Seeing my stroller returned, a couple of nearby passengers said congratulations. This was when things took a turn for the worse. The agent clearly felt that she had lost face, and immediately asked to inspect my carry on. She gave me a small plastic bag, barely big enough to hold a sandwich and soda, and told me that was the only carry-on I would be allowed. When I pointed out that my carry-ons were below the size limitations she said “it’s not about size, you must have things in there that are not essential, and they need to be removed.” She then proceeded to have me show her each item in my carry-ons; for each one, telling me whether it was “essential” to my journey.
Here is what she confiscated:
- Two packets of oral rehydration salts that my doctor told me to mix with water on the flight to prevent dehydration. Dehydration, especially when combined with stress or exhaustion can cause contractions and even early labor. Each packet was very small, roughly the size of a credit card.
- My carry on bags. This left everything that didn’t fit in her bag loose (I repacked them in plastic diaper disposal bags). The plastic bags were a continuing inconvenience. The bag your agent supplied ripped in Heathrow, scattering my travel documents, cash, credit cards, cell phone and other essentials across the airport floor. Each trip through security or any checkpoint was prolonged while I dug around for the item being requested. My items spilled into the overhead bin, so that retrieving diapers and other items during flight meant climbing up on another passenger’s seat and searching around in the bin.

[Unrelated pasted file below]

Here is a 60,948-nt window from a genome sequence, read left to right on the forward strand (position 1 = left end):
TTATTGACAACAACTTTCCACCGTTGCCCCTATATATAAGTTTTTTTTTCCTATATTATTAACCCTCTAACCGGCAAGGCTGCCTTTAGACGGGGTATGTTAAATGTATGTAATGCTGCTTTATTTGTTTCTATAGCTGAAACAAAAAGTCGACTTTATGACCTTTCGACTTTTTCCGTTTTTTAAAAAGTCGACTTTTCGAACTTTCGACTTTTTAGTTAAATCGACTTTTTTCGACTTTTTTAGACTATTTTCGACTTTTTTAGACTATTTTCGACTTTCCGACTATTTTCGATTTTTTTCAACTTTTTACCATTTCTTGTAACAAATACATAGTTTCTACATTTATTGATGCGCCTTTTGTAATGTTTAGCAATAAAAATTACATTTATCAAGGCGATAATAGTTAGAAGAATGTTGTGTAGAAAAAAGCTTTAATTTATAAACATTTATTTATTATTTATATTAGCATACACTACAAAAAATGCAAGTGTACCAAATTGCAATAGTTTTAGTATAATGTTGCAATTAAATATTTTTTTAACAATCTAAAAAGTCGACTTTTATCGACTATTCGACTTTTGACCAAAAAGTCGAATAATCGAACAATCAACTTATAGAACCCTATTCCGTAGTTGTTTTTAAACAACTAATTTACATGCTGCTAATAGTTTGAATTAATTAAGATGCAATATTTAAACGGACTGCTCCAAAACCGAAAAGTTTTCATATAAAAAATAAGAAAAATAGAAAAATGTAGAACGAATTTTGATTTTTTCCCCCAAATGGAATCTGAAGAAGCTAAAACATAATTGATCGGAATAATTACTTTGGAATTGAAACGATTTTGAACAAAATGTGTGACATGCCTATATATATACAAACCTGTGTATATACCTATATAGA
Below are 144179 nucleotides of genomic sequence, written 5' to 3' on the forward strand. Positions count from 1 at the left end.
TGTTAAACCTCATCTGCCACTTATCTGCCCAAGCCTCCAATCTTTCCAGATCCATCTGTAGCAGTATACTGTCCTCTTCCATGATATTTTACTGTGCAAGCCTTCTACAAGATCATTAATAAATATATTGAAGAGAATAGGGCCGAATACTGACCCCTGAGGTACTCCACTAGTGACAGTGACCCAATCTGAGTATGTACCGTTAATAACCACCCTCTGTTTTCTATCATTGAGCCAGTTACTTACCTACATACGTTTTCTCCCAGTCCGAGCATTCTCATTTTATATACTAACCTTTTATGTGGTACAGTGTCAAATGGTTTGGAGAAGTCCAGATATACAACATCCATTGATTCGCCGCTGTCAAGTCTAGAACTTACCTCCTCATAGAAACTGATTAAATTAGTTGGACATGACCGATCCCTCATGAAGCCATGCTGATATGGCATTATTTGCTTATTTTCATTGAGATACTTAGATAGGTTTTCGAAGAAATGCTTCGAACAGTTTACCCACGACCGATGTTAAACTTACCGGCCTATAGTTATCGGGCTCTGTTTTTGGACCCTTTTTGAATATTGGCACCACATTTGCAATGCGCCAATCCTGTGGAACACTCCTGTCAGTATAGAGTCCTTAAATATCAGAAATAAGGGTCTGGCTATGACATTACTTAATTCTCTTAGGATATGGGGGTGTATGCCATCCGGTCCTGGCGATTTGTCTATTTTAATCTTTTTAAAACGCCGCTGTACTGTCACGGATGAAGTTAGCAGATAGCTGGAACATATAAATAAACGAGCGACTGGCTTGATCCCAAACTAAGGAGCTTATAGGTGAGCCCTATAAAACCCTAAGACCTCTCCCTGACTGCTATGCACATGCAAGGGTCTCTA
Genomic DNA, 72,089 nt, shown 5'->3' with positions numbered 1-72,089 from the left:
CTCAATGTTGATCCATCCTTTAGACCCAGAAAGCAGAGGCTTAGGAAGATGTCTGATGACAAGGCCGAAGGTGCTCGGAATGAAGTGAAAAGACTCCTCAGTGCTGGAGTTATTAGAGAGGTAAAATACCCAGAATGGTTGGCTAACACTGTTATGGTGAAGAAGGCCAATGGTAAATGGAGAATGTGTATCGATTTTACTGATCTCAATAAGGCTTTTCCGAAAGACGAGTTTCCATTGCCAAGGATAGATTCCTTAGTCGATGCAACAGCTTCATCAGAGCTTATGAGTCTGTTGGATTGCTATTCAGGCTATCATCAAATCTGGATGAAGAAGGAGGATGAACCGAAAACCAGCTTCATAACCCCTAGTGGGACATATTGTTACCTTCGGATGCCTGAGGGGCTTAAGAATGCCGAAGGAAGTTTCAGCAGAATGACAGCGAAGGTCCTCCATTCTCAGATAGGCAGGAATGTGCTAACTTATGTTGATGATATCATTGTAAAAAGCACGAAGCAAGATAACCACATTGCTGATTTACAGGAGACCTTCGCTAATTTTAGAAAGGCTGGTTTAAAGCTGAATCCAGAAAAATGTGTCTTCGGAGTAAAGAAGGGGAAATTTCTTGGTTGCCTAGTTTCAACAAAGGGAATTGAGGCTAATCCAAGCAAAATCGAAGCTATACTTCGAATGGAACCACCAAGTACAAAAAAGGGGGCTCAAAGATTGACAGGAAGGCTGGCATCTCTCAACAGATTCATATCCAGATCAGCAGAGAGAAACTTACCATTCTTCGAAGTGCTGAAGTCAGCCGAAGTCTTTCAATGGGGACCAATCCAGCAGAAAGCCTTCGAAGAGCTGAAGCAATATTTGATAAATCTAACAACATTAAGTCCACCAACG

- Baby food was allowed, if it was not sweet. She took a toddler’s fruit and oatmeal bar.
- Baby toys: two finger puppets and books were allowed, but not nesting boxes.
Here’s what she tried to remove, but gave up on after I again asked to speak to a supervisor: